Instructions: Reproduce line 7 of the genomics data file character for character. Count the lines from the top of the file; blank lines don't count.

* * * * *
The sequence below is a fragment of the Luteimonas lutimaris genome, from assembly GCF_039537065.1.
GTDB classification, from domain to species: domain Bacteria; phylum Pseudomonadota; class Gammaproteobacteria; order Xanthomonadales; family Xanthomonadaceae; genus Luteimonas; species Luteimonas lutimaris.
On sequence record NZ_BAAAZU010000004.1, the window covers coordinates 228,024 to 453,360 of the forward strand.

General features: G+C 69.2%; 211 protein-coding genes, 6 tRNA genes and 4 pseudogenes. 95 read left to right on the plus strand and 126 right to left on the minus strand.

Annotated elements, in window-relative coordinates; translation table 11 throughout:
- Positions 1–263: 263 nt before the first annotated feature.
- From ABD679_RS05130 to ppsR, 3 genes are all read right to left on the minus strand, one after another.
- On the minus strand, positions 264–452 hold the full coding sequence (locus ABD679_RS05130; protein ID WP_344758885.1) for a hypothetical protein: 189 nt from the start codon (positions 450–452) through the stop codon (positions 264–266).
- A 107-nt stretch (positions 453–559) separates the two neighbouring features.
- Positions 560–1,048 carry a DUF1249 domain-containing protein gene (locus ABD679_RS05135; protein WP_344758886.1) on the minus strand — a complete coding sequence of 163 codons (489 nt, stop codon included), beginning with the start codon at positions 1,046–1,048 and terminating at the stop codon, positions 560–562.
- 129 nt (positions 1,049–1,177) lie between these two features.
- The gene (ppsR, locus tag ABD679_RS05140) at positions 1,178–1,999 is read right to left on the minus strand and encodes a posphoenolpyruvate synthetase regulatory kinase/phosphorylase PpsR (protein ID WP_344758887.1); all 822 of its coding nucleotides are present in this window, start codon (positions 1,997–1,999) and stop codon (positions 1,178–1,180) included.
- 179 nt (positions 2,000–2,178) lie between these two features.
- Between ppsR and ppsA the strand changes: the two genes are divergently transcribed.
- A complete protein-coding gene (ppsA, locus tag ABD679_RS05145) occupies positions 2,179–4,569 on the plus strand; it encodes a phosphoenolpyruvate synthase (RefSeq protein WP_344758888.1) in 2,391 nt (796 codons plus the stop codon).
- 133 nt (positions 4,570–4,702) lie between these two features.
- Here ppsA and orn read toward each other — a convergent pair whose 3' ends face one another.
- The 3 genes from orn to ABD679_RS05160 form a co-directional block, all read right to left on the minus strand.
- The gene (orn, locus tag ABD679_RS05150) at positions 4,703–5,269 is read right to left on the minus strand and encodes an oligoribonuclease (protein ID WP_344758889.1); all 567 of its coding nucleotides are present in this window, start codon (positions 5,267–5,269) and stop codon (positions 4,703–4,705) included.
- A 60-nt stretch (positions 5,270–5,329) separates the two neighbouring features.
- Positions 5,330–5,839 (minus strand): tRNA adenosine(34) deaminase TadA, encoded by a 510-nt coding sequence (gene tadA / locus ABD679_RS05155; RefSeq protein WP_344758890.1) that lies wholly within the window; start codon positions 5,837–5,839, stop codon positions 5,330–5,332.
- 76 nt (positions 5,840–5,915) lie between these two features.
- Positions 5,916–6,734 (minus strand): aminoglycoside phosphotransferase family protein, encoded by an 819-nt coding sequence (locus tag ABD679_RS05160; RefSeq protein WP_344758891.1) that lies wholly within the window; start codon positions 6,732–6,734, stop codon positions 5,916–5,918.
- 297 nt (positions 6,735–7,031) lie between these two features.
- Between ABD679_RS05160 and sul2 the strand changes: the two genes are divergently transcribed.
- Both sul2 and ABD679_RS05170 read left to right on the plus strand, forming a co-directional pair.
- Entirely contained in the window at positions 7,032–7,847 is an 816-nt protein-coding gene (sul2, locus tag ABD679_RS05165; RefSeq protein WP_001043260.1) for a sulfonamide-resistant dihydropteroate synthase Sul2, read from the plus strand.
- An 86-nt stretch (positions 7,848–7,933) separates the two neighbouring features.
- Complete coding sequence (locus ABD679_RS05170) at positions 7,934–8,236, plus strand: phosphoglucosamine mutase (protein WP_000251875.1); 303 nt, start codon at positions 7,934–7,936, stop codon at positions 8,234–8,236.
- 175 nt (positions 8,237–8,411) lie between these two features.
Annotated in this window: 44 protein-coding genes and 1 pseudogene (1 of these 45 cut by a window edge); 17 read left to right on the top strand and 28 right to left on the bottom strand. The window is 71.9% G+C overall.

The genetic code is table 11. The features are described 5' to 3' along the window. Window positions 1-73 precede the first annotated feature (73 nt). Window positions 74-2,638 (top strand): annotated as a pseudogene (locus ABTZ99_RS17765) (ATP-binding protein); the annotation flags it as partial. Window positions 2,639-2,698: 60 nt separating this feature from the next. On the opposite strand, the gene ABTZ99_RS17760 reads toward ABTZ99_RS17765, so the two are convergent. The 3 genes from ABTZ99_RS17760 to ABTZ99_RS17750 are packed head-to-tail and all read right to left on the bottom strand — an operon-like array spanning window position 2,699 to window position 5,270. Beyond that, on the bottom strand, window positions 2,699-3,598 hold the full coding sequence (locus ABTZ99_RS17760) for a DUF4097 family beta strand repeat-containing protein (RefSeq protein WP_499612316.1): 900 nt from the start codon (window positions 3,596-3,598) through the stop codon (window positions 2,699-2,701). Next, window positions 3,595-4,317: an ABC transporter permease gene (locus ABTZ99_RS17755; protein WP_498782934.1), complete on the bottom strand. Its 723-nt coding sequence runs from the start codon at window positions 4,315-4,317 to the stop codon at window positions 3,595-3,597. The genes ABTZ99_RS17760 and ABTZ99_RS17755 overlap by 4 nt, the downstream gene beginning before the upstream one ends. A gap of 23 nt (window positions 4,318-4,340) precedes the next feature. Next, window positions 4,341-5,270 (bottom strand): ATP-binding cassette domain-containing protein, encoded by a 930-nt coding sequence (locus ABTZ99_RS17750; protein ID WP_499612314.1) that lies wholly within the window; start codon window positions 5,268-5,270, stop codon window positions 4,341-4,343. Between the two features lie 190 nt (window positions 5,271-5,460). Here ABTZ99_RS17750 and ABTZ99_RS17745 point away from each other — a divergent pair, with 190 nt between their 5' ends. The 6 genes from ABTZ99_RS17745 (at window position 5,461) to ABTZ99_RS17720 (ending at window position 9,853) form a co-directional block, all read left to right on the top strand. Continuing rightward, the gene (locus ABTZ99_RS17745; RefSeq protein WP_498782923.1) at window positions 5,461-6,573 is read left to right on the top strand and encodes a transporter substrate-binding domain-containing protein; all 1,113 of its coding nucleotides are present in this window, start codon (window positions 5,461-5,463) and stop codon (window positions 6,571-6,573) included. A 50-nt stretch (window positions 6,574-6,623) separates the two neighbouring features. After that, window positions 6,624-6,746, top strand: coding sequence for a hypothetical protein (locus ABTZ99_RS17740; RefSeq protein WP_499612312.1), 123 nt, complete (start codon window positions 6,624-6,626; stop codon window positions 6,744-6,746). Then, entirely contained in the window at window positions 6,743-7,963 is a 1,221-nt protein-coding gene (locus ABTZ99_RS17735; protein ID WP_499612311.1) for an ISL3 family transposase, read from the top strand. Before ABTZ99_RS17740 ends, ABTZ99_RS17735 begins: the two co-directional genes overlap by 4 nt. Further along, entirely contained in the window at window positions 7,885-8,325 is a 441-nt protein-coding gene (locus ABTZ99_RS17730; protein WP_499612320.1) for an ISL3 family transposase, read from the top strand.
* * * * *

- From ABD679_RS05130 to ppsR, 3 genes are all read right to left on the minus strand, one after another.